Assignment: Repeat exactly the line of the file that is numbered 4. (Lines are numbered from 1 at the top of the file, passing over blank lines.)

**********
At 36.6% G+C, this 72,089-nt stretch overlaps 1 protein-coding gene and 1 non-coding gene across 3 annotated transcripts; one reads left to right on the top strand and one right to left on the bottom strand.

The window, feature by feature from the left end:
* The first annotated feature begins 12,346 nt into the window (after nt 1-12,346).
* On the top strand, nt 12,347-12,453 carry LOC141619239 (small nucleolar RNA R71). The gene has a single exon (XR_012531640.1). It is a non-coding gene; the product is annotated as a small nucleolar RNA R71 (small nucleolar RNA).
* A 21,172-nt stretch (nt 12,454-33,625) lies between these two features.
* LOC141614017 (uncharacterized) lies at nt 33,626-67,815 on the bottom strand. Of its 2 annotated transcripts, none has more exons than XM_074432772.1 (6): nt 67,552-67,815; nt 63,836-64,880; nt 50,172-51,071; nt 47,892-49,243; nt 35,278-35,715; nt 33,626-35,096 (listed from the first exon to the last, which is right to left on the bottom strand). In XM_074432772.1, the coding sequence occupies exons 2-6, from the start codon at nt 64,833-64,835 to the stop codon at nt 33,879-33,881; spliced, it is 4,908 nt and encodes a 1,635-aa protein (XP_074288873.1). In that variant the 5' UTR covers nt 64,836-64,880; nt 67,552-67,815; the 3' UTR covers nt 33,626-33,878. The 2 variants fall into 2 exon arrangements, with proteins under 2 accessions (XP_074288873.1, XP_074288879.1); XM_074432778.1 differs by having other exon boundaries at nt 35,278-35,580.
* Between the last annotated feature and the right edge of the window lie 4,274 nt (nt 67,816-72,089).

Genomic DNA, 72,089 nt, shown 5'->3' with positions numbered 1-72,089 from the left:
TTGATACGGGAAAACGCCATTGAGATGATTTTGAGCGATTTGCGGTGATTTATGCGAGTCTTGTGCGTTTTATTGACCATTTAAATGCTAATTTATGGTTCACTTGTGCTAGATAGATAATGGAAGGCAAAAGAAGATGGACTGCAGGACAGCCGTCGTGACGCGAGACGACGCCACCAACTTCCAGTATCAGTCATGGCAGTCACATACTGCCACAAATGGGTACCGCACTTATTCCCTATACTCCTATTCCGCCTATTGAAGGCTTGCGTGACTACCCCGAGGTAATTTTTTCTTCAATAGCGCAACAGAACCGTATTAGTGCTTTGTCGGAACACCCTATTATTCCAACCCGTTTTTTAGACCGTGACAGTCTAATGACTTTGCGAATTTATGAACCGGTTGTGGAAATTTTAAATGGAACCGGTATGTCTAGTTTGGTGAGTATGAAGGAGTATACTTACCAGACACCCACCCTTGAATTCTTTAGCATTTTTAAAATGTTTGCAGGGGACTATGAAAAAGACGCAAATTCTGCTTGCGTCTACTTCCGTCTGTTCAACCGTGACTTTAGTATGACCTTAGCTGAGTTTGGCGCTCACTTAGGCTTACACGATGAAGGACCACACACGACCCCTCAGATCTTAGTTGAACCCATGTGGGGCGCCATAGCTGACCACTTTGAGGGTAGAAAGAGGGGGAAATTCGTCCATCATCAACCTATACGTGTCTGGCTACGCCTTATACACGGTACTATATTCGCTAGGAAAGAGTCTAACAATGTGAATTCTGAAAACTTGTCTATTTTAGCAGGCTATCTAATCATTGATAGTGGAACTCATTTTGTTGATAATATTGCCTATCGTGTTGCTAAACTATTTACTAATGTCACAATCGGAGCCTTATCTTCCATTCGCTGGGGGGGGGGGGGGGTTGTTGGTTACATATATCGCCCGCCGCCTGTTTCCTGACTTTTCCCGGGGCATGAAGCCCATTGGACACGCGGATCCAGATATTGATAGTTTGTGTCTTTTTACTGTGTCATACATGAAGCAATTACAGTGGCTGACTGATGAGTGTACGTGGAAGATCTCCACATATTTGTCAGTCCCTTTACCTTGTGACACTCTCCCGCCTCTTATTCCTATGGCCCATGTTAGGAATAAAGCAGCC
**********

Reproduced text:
* On the top strand, nt 12,347-12,453 carry LOC141619239 (small nucleolar RNA R71). The gene has a single exon (XR_012531640.1). It is a non-coding gene; the product is annotated as a small nucleolar RNA R71 (small nucleolar RNA).